Self-scheduling

Self-scheduling empowers employees and patients to take ownership, commit to their shifts or appointment times, and reduces administrative effort. Staff features such as swap, open communication, and manager auto-approval largely streamline the process, while enabling accountability and accurate overclock tracking. Staff self-scheduling is best used as a complement to centralized shift assignment to balance between individual preferences and staffing need for the entire unit. Similarly, patient self-scheduling allows patients to schedule their appointments online using a website, app, or chatbots anytime without staff interaction. Patient self-scheduling is powerful when used with digital patient waitlists described below. Both are mature technologies in retail – user experience and interoperability with existing clinical and HR workflows and systems will be key to successful implementation.   

Intraday Management

There are multiple intra-day solutions to go after depending the issue at stake. No-show solutions include personalized reminders and confirmation, digital waitlist for automatic mass notification to fill slots upon confirmed cancellation, as well as proactive recall capability that tracks and alerts patients who miss and those who are overdue for a routine visit, to ensure that they come back to receive care. Another idea to borrow from retail is virtual queues – self-service check-in that allows patients to wait at home and enables better tracking of patient volume real time to inform utilization and bottlenecks. Intelligent intra-day optimization engine can recommend schedule changes in time of underperformance – adjusting staffing hours, redistributing workload and patients, etc. Some of these technologies can be found outside; most still require healthcare specific solutioning that incorporates patient safety requirement, staffing regulations, clinical workflow, etc.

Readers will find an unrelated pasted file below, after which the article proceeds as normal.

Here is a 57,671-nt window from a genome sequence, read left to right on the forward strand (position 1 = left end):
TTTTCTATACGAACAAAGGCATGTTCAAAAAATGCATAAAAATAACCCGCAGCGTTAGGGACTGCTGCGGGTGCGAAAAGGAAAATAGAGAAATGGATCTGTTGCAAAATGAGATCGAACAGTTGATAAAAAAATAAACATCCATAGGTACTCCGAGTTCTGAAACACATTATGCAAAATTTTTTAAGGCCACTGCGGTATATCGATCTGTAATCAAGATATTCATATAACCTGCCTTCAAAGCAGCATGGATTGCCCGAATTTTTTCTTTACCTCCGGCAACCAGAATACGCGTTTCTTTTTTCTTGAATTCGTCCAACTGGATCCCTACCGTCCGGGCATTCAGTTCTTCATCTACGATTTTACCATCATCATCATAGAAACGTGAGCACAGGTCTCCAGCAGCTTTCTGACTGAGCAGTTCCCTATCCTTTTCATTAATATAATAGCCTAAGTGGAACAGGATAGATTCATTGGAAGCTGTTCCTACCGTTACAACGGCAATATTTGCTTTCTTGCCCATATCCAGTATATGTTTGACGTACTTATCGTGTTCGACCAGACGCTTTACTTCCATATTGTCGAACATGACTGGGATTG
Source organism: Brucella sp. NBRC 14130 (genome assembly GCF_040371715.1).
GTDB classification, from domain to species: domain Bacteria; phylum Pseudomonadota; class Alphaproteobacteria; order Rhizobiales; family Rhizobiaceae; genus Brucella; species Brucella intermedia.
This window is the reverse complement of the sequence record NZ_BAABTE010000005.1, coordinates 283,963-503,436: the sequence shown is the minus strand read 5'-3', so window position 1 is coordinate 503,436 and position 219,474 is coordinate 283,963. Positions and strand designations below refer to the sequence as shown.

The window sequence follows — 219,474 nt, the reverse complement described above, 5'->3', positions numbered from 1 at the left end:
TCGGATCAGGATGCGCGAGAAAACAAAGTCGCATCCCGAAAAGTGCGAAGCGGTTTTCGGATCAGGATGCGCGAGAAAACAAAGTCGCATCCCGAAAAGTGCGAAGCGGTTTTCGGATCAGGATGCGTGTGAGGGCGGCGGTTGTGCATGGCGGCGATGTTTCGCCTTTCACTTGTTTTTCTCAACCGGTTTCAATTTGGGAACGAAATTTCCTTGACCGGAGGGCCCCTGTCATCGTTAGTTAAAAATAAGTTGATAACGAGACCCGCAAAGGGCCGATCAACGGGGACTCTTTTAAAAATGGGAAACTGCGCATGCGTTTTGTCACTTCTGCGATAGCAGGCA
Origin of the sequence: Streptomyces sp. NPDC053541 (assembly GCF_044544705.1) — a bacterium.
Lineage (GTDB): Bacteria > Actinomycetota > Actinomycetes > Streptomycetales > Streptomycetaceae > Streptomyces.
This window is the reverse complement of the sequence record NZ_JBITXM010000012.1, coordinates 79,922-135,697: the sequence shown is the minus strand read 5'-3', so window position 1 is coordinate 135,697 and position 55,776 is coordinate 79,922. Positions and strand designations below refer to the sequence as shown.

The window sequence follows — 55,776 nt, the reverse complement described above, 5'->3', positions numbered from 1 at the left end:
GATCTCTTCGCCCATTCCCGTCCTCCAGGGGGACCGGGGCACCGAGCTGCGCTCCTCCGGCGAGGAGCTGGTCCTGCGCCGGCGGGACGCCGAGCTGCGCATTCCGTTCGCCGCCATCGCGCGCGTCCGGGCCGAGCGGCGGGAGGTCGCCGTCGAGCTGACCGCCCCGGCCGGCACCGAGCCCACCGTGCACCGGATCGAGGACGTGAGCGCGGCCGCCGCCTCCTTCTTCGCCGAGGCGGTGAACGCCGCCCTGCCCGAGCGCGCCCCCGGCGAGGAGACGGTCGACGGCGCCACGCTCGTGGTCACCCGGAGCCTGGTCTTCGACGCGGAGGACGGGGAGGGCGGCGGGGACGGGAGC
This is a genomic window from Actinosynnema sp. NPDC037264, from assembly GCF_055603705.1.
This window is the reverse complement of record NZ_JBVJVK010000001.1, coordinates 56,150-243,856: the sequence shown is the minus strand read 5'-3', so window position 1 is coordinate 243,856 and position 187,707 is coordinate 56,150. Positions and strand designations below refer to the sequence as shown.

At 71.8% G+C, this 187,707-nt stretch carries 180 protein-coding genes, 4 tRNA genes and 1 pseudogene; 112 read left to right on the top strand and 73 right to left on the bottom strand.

Metrics that Matter

Metrics help track improvement and ensure implemented solutions have measurable benefits. When choosing metrics, it is important that they 1.) quantify what the organization really needs to know and 2.) align with and balance corporate priorities by ensuring the metrics are accurately measured and benchmarked against internal goals and competitor performance. Some factors that may be beneficial to track for your organization are patient time to service, resource utilization, real time budget performance, staff overclock and overtime. This will require a foundational data and analytical  infrastructure to collate operational metrics to enable front line staff to make sound decisions.

Ride the wave and make it count

The digital age is here for Healthcare, including clinical scheduling operations. In-depth assessment of your future state need and goal will help you sift through the wide range of capabilities listed above and identify ones worth the investment. Your patients and staff might be reluctant to change – until you’ve proven how much these technologies have made their experience better and their jobs easier.

Craig Kane is a partner and Sachin Mahishi is a principal in the Digital Transformation practice of global strategy and management consulting firm, Kearney.